Categorised | Pictures

Fall of an icon

FOR decades, Jaya Shopping Centre, better known as Jaya Supermarket, in Section 14 was the landmark in Petaling Jaya. It housed the first supermart in the area when it was built in 1974, and for most of the 80s and early 90s, it was the focal point of activities for PJ residents.

As the city grew, and newer, bigger shopping malls became the flavour of the day, Jaya lost its lustre. Its owners decided to redevelop the area and the tenants were asked to vacate the blue building by 6 Feb 2008.

But on the afternoon of 28 May 2009, the empty building, which was undergoing upgrading works, suffered a partial collapse when a demolition operation went badly awry.

Nine people, all Indonesian construction workers, were trapped when the back portion of the six-storey building came down. As of 10pm that night, there has been one confirmed fatality, and two workers rescued. The search for the six other workers remained ongoing.

More than 100 police and rescue workers, including Smart, the Civil Defence Department and Rela members, were on the scene. Police had to constantly remind the hordes of curious onlookers to stay back and allow the rescuers to do their jobs.

The incident also caused a massive traffic jam on busy Jalan Semangat.  Favicon

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8 Responses to “Fall of an icon”

  1. Johnny says:

    Disaster aside – great photos!

  2. Charles F. Moreira says:

    Actually, Thrifty Supermarket (now housing a Giant supermarket) on Jalan Timur across from the PJ Hilton (formerly Jaya Puri) was the first supermarket in Petaling Jaya, when I moved here to live in Section 17 at the end of 1970.

    At that time, Jaya Supermarket had not been built and the highlight of Section 14, Petaling Jaya was the wet market and Medan Selera, an open-air food court housing 49 hawker stalls.

    If I recall right, it was only in the latter part of the 1970s or early 80s that Jaya Supermarket was built.

    I noticed two heavy tracked bulldozers with a backhoe (digger) attachment on the upper collapsed floors of the section which had collapsed and wonder whether they had contributed to this.

    These can be seen in the pictures you took.

    As for being an “icon,” well I won’t describe it as such.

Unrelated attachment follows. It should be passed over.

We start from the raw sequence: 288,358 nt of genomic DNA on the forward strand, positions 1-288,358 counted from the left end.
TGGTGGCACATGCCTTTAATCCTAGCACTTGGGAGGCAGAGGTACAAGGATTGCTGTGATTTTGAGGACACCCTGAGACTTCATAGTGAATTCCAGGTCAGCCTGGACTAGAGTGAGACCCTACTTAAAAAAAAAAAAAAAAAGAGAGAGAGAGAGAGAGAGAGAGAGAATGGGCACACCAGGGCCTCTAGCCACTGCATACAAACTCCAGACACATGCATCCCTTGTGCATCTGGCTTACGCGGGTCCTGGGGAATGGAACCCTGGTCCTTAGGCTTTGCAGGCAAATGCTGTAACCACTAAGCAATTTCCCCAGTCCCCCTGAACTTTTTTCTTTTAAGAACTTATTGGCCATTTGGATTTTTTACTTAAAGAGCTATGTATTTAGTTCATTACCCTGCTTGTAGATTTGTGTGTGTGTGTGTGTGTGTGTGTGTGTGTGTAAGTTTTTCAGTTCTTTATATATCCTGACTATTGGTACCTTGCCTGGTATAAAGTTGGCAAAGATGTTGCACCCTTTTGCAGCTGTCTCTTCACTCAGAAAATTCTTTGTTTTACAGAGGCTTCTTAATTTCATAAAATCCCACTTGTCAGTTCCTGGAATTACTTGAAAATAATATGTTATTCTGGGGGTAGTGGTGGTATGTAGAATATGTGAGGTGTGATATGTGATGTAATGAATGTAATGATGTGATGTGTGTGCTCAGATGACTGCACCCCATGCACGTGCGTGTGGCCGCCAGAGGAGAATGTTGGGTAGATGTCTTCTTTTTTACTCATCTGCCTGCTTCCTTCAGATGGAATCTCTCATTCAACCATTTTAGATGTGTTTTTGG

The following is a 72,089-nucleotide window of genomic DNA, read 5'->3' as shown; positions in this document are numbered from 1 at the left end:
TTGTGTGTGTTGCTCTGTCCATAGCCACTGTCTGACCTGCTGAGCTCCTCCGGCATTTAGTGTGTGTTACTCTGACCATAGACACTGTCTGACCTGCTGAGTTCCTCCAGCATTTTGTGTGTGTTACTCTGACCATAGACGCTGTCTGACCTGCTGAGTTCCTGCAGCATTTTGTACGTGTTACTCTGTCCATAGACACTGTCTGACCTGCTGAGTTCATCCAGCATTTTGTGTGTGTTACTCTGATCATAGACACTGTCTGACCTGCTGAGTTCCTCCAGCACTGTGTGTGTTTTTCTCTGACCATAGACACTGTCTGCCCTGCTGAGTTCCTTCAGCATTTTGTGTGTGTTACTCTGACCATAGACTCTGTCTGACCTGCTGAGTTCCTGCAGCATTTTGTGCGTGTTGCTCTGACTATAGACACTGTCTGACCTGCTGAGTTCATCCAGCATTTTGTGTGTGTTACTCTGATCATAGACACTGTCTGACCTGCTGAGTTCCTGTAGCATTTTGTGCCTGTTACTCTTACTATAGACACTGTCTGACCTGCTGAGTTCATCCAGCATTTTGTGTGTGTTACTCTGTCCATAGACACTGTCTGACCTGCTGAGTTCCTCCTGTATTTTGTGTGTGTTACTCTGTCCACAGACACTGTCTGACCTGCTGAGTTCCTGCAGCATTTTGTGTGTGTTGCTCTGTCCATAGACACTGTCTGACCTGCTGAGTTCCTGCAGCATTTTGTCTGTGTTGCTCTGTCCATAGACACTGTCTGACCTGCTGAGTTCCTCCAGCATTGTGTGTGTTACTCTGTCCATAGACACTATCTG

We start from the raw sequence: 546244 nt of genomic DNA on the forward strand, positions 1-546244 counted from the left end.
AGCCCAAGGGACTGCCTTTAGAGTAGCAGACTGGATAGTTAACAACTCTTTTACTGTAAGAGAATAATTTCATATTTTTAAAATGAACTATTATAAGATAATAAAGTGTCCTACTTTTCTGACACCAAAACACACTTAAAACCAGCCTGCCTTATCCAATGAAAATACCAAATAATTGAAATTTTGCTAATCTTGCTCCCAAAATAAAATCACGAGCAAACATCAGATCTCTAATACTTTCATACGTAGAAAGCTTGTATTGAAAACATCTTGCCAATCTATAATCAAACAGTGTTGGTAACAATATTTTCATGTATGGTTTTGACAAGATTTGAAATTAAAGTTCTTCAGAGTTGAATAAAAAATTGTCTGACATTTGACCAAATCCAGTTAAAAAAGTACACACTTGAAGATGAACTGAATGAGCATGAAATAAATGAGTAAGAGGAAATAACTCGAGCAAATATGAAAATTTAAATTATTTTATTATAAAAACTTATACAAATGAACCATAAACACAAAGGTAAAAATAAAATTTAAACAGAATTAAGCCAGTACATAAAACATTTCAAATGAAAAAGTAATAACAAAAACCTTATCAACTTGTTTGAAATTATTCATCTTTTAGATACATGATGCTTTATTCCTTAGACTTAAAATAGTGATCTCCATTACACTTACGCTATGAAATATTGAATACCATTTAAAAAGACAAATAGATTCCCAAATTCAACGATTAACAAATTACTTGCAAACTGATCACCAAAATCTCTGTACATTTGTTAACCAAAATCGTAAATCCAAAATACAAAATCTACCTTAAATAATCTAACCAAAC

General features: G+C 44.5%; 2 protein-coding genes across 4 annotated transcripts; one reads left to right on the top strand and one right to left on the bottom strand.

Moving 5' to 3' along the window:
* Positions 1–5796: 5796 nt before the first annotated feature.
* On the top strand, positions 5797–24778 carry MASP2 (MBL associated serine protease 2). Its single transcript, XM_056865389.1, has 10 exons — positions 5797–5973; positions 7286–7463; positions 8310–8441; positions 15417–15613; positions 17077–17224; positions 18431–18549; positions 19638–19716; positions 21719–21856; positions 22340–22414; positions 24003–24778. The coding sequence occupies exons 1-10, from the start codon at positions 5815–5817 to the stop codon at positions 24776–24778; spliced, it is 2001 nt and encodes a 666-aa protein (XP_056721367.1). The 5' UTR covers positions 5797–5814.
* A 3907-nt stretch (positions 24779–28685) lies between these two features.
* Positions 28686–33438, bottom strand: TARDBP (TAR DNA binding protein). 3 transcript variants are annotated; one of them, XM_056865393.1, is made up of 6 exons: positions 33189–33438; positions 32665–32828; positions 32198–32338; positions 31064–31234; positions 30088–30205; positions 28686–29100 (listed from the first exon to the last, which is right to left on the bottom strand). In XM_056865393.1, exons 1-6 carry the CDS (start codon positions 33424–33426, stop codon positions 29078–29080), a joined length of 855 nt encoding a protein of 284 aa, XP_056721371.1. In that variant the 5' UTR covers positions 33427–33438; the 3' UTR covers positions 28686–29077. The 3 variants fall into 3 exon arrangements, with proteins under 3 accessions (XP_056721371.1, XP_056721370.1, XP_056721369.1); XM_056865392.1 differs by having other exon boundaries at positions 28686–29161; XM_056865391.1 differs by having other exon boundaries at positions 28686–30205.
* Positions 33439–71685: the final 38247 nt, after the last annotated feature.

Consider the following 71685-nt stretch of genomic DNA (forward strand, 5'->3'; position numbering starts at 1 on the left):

As a resident of Section 14 of nearly 20 years, the building is old and its internal layout of the shops which faced outwards onto a corridor which ran around them is contrary to the modern concept of them all facing inwards.

    The layout of Jaya Supermarket resulted in those shops close to the escalator prospering, while those at the back apparently did not fare as well and some were even empty.

    There was also a misalignment of parking floors of the tower block, resulting in rather awkward stairs which people had to climb up or down to get to the lift lobby in the older six storey building.

    Thus I guess it was necessary to renovate or rebuild the whole building to fit in with modern times.

    That said, I still have fond memories of the place, which not only housed a good supermarket, hardware, music, book, pharmacy and computer stores and places on the ground floor where we could hang out and enjoy a coffee or food at reasonable prices.

    Parking in the surrounding Section 14 commercial centre was and still is a nightmare and with this collapse it will only get worse, However, I often walked up to Jaya Supermarket and spent a Saturday or Sunday afternoon there.

    It will be sadly missed.

    Also pity the poor workers and I hope justice will be done.

  3. KW Mak says:

    Much of what caught your eyes caught mine as well. You two captured the atmosphere at the scene as it was. Good job indeed.

    :-)

  4. Charles F. Moreira says:

    Sorry. Thrifty supermarket was located on Jalan Barat, in the same building where Giant is today.

  5. siew eng says:

    Great photos in terms of capturing what went on at the scene of a disaster and the various aspects of the rescue operation, but I hope journalists were not always cordoned off like that (otherwise, how would they be able to report all that was going on). While the concern may be for the safety of all, perhaps the National Union of Journalists can get the International News Safety Institute to train them on how to report safely, which will be a much-needed skill as I foresee more industrial and environmental disasters ahead since the authorities seemed to have not learnt from past lessons at all. And there is also that damaging court verdict on Highland Towers that gave the local council legal immunity from liability.

  6. Main says:

    An icon indeed.

  7. Was supposed to go to Jaya33 for gym. Goodness, there’s a sight.

  8. Emily says:

    Idiocy aside – great comment!


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